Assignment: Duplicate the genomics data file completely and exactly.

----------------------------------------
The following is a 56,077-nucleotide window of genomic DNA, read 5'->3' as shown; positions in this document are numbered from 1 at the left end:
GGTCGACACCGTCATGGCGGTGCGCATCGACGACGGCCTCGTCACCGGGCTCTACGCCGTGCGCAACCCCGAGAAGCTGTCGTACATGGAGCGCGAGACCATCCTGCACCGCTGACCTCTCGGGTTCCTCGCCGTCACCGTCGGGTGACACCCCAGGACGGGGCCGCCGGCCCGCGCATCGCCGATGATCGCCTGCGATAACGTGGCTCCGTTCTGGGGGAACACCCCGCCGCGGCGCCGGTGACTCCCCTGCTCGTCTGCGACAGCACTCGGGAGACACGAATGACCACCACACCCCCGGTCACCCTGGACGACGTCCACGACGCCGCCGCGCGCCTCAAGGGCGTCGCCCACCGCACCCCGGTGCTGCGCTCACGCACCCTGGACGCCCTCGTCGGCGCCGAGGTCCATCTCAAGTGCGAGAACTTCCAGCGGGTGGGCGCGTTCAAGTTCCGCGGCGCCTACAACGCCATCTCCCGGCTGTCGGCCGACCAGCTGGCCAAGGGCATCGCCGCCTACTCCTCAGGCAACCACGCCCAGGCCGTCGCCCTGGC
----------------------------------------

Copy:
The following is a 56,077-nucleotide window of genomic DNA, read 5'->3' as shown; positions in this document are numbered from 1 at the left end:
GGTCGACACCGTCATGGCGGTGCGCATCGACGACGGCCTCGTCACCGGGCTCTACGCCGTGCGCAACCCCGAGAAGCTGTCGTACATGGAGCGCGAGACCATCCTGCACCGCTGACCTCTCGGGTTCCTCGCCGTCACCGTCGGGTGACACCCCAGGACGGGGCCGCCGGCCCGCGCATCGCCGATGATCGCCTGCGATAACGTGGCTCCGTTCTGGGGGAACACCCCGCCGCGGCGCCGGTGACTCCCCTGCTCGTCTGCGACAGCACTCGGGAGACACGAATGACCACCACACCCCCGGTCACCCTGGACGACGTCCACGACGCCGCCGCGCGCCTCAAGGGCGTCGCCCACCGCACCCCGGTGCTGCGCTCACGCACCCTGGACGCCCTCGTCGGCGCCGAGGTCCATCTCAAGTGCGAGAACTTCCAGCGGGTGGGCGCGTTCAAGTTCCGCGGCGCCTACAACGCCATCTCCCGGCTGTCGGCCGACCAGCTGGCCAAGGGCATCGCCGCCTACTCCTCAGGCAACCACGCCCAGGCCGTCGCCCTGGC